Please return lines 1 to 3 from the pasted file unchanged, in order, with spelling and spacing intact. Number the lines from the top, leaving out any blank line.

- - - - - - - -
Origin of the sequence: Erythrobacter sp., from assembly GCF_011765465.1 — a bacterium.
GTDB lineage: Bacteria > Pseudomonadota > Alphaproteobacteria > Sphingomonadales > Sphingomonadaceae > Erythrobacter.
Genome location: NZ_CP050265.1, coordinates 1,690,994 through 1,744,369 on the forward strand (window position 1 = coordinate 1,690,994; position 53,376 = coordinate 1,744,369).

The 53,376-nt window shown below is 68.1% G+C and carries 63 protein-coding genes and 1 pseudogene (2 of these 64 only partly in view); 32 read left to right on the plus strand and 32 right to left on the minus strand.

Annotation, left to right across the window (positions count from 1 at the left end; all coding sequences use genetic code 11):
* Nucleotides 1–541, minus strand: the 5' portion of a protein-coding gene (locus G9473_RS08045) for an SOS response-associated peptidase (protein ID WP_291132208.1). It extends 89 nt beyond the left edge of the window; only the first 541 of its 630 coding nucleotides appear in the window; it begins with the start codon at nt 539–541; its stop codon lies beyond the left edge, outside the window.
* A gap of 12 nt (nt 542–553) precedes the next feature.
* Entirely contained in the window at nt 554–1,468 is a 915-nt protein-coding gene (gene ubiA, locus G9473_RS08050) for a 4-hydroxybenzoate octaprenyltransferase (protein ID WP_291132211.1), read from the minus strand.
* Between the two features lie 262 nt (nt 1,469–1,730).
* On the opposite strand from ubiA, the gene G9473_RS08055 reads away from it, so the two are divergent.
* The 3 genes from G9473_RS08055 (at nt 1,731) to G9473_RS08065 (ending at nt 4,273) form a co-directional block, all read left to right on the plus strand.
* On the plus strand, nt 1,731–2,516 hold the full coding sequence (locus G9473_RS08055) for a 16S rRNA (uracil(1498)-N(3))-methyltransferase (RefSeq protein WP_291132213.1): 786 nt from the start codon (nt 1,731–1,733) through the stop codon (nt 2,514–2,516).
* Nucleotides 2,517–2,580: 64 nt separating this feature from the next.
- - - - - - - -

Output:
Origin of the sequence: Erythrobacter sp., from assembly GCF_011765465.1 — a bacterium.
GTDB lineage: Bacteria > Pseudomonadota > Alphaproteobacteria > Sphingomonadales > Sphingomonadaceae > Erythrobacter.
Genome location: NZ_CP050265.1, coordinates 1,690,994 through 1,744,369 on the forward strand (window position 1 = coordinate 1,690,994; position 53,376 = coordinate 1,744,369).